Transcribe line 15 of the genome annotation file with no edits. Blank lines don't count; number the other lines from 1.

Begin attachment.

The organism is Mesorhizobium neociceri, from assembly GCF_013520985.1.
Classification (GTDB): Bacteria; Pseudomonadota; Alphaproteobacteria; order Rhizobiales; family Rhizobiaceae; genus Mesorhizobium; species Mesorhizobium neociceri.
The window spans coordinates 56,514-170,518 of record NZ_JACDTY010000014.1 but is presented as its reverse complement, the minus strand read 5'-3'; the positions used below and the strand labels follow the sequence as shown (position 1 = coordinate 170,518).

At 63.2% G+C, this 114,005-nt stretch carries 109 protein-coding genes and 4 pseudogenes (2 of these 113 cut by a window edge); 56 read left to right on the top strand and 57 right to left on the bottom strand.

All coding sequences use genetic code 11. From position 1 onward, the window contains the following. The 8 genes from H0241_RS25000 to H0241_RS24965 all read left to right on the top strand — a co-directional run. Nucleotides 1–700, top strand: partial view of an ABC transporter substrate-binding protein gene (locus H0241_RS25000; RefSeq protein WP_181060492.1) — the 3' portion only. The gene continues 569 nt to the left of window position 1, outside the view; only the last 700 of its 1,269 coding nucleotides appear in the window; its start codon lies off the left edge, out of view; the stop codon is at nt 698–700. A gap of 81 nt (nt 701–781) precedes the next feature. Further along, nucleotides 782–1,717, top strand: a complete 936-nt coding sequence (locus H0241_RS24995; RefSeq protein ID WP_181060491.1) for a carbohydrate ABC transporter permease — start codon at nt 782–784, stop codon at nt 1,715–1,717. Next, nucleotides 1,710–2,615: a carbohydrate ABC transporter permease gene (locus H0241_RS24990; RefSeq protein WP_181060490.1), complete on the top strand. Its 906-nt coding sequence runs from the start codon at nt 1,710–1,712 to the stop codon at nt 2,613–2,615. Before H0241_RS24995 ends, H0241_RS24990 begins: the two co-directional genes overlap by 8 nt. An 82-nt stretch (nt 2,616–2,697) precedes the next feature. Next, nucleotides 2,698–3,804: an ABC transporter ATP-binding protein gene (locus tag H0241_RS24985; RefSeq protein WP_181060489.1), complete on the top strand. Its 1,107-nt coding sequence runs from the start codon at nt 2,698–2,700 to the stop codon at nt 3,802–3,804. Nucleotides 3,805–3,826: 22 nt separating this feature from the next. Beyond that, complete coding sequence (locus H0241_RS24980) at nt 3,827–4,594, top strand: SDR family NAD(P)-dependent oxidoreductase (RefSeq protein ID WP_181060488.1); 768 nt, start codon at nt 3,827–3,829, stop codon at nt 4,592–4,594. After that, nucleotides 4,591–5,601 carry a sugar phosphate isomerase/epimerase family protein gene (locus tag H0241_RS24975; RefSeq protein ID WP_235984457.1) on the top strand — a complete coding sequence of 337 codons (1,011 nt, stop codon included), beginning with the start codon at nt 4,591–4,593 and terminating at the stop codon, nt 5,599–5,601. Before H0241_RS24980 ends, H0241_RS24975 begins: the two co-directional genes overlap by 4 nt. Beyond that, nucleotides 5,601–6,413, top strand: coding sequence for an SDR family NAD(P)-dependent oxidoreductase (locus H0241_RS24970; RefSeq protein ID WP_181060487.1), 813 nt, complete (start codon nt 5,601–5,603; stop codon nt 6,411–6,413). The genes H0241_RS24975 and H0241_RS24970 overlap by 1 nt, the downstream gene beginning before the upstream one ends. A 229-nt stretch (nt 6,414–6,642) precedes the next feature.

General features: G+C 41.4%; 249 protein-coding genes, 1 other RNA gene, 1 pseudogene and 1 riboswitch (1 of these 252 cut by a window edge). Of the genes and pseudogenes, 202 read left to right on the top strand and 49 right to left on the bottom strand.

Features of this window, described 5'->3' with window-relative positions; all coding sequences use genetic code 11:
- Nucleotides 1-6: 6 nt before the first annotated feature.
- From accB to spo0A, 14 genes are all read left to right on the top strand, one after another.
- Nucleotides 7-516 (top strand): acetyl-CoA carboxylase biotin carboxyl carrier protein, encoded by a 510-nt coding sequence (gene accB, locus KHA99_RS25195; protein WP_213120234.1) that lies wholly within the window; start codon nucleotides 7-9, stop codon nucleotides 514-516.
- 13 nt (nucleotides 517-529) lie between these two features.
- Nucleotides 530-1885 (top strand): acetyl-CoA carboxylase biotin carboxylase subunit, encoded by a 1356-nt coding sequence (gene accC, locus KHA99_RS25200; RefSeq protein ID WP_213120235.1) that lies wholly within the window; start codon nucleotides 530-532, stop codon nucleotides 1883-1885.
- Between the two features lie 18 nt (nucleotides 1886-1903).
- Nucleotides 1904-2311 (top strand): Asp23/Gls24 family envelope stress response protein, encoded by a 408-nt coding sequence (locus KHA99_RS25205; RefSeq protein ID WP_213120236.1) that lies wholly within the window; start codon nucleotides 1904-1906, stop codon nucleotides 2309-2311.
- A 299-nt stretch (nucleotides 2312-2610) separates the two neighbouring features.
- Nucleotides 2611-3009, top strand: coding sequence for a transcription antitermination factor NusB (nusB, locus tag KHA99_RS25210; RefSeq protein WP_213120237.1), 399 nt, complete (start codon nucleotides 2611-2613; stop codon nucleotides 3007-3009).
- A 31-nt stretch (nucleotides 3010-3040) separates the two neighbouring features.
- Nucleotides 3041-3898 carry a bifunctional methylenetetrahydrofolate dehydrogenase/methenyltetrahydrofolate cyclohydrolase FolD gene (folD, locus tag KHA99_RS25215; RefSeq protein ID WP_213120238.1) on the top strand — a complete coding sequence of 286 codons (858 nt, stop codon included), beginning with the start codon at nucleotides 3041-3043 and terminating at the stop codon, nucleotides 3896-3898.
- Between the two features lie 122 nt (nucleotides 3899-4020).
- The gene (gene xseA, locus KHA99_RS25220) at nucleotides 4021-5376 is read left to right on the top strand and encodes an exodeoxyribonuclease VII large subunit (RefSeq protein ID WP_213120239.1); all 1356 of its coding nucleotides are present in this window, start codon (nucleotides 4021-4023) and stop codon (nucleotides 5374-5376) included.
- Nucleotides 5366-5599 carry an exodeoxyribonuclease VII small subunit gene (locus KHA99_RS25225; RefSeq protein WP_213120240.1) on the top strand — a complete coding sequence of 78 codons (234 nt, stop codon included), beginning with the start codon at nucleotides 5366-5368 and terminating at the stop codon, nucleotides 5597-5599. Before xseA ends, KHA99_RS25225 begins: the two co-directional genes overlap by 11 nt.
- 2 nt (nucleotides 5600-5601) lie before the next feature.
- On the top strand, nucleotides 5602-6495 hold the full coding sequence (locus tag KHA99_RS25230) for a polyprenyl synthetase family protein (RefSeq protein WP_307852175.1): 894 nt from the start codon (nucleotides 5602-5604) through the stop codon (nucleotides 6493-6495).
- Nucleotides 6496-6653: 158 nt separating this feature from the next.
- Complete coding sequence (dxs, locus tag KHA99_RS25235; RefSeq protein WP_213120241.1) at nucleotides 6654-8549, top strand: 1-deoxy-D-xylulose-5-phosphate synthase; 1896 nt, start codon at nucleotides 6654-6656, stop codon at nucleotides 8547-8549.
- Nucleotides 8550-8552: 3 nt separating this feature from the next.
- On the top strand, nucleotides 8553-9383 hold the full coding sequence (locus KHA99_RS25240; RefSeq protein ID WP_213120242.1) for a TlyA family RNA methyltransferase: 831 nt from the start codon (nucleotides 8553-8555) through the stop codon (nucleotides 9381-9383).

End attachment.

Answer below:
- A 299-nt stretch (nucleotides 2312-2610) separates the two neighbouring features.